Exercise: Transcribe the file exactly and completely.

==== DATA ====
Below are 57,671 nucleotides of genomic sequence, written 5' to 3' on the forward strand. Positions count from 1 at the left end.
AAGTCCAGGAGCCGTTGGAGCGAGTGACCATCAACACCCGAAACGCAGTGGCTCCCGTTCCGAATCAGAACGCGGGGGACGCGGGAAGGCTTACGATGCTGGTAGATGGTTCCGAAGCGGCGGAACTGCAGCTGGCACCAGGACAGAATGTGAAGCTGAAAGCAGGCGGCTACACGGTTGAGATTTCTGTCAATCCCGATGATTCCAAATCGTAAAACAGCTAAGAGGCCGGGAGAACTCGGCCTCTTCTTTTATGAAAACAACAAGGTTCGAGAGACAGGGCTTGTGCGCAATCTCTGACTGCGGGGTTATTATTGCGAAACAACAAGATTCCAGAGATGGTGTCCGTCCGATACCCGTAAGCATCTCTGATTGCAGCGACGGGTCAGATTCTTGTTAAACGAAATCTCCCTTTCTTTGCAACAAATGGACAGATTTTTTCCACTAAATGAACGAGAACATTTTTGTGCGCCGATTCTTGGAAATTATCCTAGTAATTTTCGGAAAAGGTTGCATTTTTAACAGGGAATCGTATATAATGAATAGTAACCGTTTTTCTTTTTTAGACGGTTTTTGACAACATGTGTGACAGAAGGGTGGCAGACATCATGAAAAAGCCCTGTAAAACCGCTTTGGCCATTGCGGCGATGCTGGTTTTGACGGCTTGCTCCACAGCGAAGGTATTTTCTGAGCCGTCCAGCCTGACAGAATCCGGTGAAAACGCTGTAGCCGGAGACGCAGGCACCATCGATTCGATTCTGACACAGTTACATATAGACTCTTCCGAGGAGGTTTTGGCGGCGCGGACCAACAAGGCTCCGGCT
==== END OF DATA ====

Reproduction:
Below are 57,671 nucleotides of genomic sequence, written 5' to 3' on the forward strand. Positions count from 1 at the left end.
AAGTCCAGGAGCCGTTGGAGCGAGTGACCATCAACACCCGAAACGCAGTGGCTCCCGTTCCGAATCAGAACGCGGGGGACGCGGGAAGGCTTACGATGCTGGTAGATGGTTCCGAAGCGGCGGAACTGCAGCTGGCACCAGGACAGAATGTGAAGCTGAAAGCAGGCGGCTACACGGTTGAGATTTCTGTCAATCCCGATGATTCCAAATCGTAAAACAGCTAAGAGGCCGGGAGAACTCGGCCTCTTCTTTTATGAAAACAACAAGGTTCGAGAGACAGGGCTTGTGCGCAATCTCTGACTGCGGGGTTATTATTGCGAAACAACAAGATTCCAGAGATGGTGTCCGTCCGATACCCGTAAGCATCTCTGATTGCAGCGACGGGTCAGATTCTTGTTAAACGAAATCTCCCTTTCTTTGCAACAAATGGACAGATTTTTTCCACTAAATGAACGAGAACATTTTTGTGCGCCGATTCTTGGAAATTATCCTAGTAATTTTCGGAAAAGGTTGCATTTTTAACAGGGAATCGTATATAATGAATAGTAACCGTTTTTCTTTTTTAGACGGTTTTTGACAACATGTGTGACAGAAGGGTGGCAGACATCATGAAAAAGCCCTGTAAAACCGCTTTGGCCATTGCGGCGATGCTGGTTTTGACGGCTTGCTCCACAGCGAAGGTATTTTCTGAGCCGTCCAGCCTGACAGAATCCGGTGAAAACGCTGTAGCCGGAGACGCAGGCACCATCGATTCGATTCTGACACAGTTACATATAGACTCTTCCGAGGAGGTTTTGGCGGCGCGGACCAACAAGGCTCCGGCT